French police are investigating a group of Hungarian soccer fans who were caught on camera performing the Nazi salute during their team's Euro 2016 match against Iceland on Saturday, the UK's Daily Mail reported.
The fans in question, believed by police to be far-Right "ultras" (soccer enthusiasts whose fanaticism about the game often erupts into violence), were wearing identical black shirts with the word "Magyarország" (Hungary) in white letters, as they made the Hitlerian gesture, en masse, in the direction of the competing team.
The incident, a police source said, "could lead to prosecutions under anti-racism laws, and legislation aimed at combating anti-Semitism."
According to the Daily Mail, the Stade Velodrome, the stadium in Marseilles where the match took place, is located near a Jewish district, whose residents regularly complain of verbal and physical intimidation at the hands of anti-Semites.
The Hungarian fans under investigation were seen climbing over segregation walls after the match and brawling with stewards.
Riot police from the Compagnies Républicaines de Sécurité (Republican Security Companies) and plain-clothed officers intervened to restore order, the Daily Mail reported.
This is only one of many violent incidents that have occurred since the opening of the quadrennial international men's football championship of Europe on June 10, which is scheduled to continue until July 10.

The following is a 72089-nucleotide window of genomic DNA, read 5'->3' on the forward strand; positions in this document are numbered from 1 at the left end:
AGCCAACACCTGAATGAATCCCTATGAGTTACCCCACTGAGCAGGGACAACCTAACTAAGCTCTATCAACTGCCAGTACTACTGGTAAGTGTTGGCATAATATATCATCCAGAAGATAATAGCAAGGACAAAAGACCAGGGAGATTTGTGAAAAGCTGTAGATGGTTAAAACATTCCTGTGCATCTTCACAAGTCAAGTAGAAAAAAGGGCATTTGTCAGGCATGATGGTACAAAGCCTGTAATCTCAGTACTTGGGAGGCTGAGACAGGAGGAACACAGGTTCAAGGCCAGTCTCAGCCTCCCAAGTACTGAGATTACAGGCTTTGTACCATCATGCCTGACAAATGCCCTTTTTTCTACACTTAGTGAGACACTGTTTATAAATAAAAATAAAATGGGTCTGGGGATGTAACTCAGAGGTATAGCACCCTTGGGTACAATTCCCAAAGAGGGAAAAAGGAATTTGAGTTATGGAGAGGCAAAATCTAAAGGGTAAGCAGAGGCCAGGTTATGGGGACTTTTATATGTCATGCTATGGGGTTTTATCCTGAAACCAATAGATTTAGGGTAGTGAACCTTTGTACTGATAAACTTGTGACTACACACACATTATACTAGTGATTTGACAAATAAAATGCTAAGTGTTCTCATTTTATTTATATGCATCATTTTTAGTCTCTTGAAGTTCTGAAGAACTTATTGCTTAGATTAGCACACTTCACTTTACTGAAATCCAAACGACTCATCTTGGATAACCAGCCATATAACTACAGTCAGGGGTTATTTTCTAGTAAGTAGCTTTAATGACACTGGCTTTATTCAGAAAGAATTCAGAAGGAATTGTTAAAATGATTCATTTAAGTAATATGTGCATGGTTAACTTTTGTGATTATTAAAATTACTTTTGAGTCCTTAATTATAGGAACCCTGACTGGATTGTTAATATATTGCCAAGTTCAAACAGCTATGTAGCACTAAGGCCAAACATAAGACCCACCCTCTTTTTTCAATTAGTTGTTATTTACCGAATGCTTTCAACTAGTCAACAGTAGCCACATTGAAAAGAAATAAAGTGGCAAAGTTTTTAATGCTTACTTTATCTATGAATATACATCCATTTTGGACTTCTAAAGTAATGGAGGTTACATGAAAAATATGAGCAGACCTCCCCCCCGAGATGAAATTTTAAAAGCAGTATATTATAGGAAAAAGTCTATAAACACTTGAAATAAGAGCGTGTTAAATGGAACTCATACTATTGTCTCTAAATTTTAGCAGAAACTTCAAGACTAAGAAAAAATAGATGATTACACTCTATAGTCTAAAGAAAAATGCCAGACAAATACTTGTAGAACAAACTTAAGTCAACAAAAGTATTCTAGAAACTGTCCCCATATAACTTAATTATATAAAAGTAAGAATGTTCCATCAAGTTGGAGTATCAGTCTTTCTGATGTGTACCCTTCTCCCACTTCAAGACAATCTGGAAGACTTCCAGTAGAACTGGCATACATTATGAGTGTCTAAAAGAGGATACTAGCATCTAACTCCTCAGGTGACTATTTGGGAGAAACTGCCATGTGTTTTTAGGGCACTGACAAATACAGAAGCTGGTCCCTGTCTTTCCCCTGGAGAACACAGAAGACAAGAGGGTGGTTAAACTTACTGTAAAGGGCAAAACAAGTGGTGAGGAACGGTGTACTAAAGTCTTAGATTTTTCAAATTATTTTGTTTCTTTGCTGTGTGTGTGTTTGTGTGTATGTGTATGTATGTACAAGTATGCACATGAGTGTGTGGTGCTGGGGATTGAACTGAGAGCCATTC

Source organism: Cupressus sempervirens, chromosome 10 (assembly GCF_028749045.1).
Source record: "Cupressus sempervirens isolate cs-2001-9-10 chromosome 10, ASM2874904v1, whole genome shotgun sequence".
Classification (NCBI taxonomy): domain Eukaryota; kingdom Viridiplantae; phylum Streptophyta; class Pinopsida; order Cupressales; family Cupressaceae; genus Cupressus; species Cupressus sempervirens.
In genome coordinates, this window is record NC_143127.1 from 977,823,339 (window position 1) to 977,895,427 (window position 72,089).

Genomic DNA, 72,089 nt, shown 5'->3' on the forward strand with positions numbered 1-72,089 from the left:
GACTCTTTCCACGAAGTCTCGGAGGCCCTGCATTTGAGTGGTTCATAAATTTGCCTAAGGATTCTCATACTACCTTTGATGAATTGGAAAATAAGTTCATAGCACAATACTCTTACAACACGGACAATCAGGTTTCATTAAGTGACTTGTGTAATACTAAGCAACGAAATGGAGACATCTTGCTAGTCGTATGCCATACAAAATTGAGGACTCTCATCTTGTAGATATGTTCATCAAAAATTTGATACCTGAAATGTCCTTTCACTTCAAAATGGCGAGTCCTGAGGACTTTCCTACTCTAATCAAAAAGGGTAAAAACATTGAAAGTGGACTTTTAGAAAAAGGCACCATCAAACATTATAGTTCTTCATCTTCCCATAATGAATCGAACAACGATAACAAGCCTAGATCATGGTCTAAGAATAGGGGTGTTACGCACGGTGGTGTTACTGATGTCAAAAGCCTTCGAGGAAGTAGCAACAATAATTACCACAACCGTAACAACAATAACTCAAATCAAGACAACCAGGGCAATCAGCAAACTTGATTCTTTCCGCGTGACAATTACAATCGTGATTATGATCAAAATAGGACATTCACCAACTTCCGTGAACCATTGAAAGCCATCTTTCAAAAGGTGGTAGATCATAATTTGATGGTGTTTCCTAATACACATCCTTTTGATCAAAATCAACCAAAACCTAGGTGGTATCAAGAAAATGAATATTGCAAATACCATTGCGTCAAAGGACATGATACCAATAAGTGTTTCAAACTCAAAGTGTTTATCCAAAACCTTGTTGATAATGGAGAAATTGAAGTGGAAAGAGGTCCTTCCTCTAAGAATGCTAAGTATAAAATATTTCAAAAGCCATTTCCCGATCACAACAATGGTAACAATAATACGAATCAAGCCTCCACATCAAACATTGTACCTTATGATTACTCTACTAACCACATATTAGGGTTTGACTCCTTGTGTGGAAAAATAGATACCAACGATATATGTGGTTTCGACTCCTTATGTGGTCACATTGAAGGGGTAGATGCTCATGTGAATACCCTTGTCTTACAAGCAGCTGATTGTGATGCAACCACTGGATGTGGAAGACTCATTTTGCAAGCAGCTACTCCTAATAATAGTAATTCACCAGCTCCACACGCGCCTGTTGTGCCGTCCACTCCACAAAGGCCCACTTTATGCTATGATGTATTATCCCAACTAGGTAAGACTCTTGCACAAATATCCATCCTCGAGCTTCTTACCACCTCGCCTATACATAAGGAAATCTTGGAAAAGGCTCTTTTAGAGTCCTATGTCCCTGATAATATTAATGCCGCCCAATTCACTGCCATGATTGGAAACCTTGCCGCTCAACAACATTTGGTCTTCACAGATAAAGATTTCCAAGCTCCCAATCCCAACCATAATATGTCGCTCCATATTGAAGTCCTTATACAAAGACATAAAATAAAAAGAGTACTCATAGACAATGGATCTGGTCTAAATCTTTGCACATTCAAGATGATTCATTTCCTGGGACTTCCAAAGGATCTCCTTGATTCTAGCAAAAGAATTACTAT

England fans have been arrested for clashes on the streets of Marseille, and Russian and Ireland supporters were also caught fighting in the streets of Nice. Ukraine and Germany fans were also caught battling outside a bar in Lille last week.
A new survey – conducted by the Median Opinion and Market Research Institute on behalf of the watchdog group the Action and Protection Foundation — a full third of all Hungarians hold anti-Semitic views, a phenomenon that jibes with "general xenophobic attitudes found to be rampant in Hungarian society."
In addition, the third largest political party in Hungary is the far-Right Jobbik, which won 20% of the parliamentary votes in the 2014 election. Jobbik is quickly growing in popularity across Hungary, and party leaders have spoken out against what they call "Zionist Israel's efforts to dominate Hungary and the world."
This article originally appeared on the Daily Mail.
Tel Aviv is moving ahead with plans for its own car- sharing service, city officials said this week.
On Monday the city council voted to allocate 100 million shekels ($26 million).
The city is working in partnership with the private hourly car rental service Car2Go, although they have not yet signed a contract.
The plan is to launch the service by the second half of 2017, with 260 small cars.
Car2Go has 200 vehicles in Tel Aviv, scattered around the city. Members pay an annual fee for the smart card that opens the vehicle, in addition to the hourly or daily rate and mileage.
Reservations can be made at any time online, for a vehicle that may be closer to their home than the nearest available street parking. After use, the member returns the car to its parking space.